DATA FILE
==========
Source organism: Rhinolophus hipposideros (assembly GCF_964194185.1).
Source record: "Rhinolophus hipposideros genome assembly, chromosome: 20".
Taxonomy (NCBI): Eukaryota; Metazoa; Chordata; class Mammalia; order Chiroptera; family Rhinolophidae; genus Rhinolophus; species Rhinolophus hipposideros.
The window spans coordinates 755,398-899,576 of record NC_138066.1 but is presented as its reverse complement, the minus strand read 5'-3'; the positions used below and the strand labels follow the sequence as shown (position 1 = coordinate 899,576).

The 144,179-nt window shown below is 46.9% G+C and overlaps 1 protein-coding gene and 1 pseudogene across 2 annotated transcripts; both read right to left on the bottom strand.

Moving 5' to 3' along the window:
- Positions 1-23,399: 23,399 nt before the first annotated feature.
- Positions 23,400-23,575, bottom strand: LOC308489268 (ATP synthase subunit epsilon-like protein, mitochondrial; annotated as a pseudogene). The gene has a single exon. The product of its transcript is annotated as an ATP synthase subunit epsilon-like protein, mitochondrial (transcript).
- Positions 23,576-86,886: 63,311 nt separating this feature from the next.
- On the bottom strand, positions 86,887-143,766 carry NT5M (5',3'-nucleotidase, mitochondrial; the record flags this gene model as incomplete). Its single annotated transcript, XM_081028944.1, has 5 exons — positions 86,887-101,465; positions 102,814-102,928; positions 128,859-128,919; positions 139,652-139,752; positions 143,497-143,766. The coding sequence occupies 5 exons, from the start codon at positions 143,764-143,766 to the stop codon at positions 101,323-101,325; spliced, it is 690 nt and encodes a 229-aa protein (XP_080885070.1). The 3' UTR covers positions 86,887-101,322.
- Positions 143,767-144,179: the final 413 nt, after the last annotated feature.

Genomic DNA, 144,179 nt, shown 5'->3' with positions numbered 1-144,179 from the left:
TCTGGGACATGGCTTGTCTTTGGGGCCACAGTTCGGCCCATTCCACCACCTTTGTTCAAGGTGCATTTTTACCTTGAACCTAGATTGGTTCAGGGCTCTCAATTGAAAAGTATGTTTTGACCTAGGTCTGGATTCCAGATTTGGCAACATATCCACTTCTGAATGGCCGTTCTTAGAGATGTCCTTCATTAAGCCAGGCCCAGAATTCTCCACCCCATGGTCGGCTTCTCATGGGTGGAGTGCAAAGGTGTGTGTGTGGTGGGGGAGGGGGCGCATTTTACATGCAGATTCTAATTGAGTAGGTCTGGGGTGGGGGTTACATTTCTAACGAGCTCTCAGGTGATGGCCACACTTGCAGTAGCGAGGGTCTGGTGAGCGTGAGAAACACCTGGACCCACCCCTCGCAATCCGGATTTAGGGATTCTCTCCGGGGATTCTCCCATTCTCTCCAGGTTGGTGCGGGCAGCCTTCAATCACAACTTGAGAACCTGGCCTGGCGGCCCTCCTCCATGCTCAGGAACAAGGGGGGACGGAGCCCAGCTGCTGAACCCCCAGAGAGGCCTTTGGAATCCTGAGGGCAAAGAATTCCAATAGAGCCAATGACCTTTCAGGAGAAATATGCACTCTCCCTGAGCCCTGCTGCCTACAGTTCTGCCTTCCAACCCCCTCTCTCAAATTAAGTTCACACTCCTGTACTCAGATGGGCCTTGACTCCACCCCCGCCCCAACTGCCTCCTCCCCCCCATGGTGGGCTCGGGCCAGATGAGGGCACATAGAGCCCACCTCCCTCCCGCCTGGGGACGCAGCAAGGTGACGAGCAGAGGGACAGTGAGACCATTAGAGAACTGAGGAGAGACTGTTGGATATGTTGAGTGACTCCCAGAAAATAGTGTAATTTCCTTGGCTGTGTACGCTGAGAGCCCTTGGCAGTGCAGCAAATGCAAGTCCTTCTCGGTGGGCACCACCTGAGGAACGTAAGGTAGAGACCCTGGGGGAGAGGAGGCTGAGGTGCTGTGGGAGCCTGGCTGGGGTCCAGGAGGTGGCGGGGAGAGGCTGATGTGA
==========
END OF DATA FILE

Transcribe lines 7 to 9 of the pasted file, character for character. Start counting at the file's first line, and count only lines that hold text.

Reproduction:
- Positions 1-23,399: 23,399 nt before the first annotated feature.
- Positions 23,400-23,575, bottom strand: LOC308489268 (ATP synthase subunit epsilon-like protein, mitochondrial; annotated as a pseudogene). The gene has a single exon. The product of its transcript is annotated as an ATP synthase subunit epsilon-like protein, mitochondrial (transcript).
- Positions 23,576-86,886: 63,311 nt separating this feature from the next.